I thought I knew that, but I keep forgetting it. Like the fact I recalled seeing an ATM machine at Mount Vesuvius when I was there with my son in 1998. An ATM machine in the ancient ruins! Looking back, I’m pretty sure I invented that out of nowhere.
But I was in the midst of a major disappointment then. I’d heard all the stories about going to Italy when you were a young women and how the men there wouldn’t let you alone. They whistled, they winked, they ogled, they stuck to you like cheese on a pizza. By the time I got to Italy, though, I was in my late forties and nobody seemed to notice me. Which was a relief, of course (I kept telling myself), but also a bit anticlimactic. So I wandered around the ruins of Pompeii with my son and finally realized that the extremely old guy who kept turning up was hitting on me. Oh, please; the guy was about the age of my grandfather, who’d been dead for decades. Weren’t Italian men all supposed to be young and dashing?
In the midst of all this crushing disappointment and ancient ruins, I’m pretty sure I conjured up the ATM machine, and that became my defining memory of Pompeii: crass, modern materialism in the midst of a centuries-old site of death and tragedy and hot lava. Anyway, it beat the bejeezus out of the real story of a woman who took too long to get to Italy.
That’s what happens, though. The better, funnier, more flattering personal narrative wins and truth gets stomped out of the picture. Even now, I swear I can see the ATM machine a lot better than the old stalker.
Similarly, I spent years misquoting Kay in The Godfather, Part 2. I was positive she told Michael, “This Sicilian thing has got to stop,” which I adapted for my own marital purposes. Over the decades, I’d repeatedly told my native Texan husband that, “This West Texan thing has got to stop.” Unfortunately, I made the mistake of seeing the movie again and noticed — reluctantly — that the line had only existed in my head.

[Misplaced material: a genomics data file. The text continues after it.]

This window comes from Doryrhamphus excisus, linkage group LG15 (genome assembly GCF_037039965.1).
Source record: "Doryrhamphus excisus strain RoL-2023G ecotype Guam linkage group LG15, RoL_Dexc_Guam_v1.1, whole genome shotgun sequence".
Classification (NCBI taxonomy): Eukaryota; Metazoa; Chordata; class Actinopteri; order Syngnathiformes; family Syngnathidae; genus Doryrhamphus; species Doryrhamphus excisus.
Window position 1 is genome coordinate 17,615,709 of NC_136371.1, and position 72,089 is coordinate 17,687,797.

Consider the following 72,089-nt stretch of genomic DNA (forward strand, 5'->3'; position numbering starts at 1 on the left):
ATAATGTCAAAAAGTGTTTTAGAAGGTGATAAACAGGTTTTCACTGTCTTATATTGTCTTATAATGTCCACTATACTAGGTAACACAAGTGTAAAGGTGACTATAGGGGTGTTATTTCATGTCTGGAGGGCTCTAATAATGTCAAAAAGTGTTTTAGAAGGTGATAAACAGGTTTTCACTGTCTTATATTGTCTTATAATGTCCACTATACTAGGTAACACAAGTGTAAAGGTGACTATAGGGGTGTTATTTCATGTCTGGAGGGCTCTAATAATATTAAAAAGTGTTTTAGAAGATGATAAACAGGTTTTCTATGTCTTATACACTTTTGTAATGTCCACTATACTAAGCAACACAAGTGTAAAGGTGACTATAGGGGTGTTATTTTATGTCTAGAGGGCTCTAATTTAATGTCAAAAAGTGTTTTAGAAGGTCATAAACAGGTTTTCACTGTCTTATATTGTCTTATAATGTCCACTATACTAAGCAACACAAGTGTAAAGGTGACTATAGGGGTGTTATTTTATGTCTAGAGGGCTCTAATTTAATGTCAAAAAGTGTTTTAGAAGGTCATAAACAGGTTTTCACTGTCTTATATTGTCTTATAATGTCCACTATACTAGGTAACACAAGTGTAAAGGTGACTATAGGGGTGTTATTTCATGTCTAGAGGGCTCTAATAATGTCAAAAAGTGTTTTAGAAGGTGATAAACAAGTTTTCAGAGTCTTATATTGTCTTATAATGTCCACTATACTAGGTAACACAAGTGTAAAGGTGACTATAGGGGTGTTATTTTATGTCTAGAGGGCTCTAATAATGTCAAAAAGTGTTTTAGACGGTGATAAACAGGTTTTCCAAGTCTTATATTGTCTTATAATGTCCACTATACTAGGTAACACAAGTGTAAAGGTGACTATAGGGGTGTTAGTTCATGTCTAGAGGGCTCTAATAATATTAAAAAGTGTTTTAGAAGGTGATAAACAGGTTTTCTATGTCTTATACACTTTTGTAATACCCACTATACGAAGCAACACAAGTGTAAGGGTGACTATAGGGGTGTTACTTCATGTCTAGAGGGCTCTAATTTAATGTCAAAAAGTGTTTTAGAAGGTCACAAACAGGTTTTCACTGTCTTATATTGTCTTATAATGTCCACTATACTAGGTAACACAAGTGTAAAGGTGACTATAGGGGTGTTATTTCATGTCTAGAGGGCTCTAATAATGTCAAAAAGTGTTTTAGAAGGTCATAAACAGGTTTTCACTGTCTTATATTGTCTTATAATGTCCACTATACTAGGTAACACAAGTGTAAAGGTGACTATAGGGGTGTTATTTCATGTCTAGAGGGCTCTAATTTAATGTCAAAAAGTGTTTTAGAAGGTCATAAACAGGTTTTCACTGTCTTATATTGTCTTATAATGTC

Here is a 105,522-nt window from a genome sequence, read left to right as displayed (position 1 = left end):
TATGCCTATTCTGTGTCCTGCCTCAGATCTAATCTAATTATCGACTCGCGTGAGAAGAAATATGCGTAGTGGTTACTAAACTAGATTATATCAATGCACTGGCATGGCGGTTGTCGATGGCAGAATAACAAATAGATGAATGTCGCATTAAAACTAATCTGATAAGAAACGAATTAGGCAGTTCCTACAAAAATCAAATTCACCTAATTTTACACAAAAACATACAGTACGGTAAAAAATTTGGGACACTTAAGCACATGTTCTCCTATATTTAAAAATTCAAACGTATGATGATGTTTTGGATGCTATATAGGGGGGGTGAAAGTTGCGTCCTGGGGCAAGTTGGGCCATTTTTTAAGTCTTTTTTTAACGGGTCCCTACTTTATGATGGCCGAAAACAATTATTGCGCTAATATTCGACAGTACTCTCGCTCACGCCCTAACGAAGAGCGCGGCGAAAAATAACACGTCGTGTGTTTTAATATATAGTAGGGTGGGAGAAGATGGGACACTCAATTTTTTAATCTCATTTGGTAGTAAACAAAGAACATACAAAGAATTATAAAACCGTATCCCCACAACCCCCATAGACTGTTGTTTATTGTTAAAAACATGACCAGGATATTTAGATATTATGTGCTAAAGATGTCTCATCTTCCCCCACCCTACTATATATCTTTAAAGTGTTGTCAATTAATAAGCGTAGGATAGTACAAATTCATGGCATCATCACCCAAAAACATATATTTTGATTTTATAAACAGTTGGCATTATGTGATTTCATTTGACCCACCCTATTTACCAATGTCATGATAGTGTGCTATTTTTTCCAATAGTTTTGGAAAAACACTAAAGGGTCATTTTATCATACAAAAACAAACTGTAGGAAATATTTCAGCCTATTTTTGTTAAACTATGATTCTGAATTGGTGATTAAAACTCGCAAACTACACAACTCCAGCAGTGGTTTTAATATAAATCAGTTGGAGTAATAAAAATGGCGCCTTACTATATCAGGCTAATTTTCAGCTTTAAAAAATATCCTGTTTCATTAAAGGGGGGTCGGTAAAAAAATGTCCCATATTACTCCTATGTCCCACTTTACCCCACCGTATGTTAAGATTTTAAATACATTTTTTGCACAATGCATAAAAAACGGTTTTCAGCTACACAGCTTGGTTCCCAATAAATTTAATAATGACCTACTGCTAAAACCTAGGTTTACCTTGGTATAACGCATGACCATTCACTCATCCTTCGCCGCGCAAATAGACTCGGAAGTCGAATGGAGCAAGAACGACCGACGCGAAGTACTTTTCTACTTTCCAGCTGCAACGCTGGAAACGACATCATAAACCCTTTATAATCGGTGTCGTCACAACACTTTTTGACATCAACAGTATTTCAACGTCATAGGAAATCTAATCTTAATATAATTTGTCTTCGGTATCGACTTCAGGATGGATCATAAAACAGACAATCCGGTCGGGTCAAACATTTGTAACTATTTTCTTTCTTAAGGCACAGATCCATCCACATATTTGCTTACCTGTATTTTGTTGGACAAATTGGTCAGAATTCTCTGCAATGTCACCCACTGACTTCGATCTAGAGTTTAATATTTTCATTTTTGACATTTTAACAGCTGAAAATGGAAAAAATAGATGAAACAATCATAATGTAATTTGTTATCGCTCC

All of which brings me to my recent trip to Fredericksburg, which is in the Texas Hill Country. The area, settled in the 1840s by German immigrants, is one of the most scenic in the state. As recently as 30 years ago, you could visit there and hear German spoken in the stores and on the streets. These days, though, the downtown shopping area is filled by tourists from all over the country who come to shop and eat Wienerschnitzel and drink beer. The German language lingers mostly in family names and occasional store signs.
Since I had some extra time, I stopped by the area museum and gift store. I idly picked up a book that focuses on a local incident that happened during the Civil War, less than two decades after the Germans had immigrated to Central Texas. It’s known as the Nueces Massacre.
“Have you ever heard of it?” I asked my husband, after I got back to Austin. He shook his head.
So I went on to tell him about about the massacre — how most of the German immigrants had resisted supporting the Confederacy because of their opposition to slavery. To avoid being drafted, a group of 61 men had left the Hill Country to flee to Mexico in 1862. They were apprehended by Confederates at the Nueces River, and half of them were either killed outright or executed later.
My husband and I both grew up in this state that’s so proud of its own history that schoolchildren are required to take two years of Texas history in the fifth and eighth grades. Between us, we’d studied Texas history for four years. We remembered the Alamo, we remembered Spindletop, but we’d never heard of the Nueces Massacre that disgraced the local troops of the Confederacy.
I don’t know why I’m surprised. Memory lies, soothing us with the stories and dialogue we prefer to remember. Why should history be any different?
“This is the West, sir. When the legend becomes fact, print the legend,” the newspaper publisher said in The Man Who Shot Liberty Valance.
That’s right. It’s a legend, not a lie. Remember that when you don’t see a cash machine at Mount Vesuvius.
(Copyright 2010 by Ruth Pennebaker)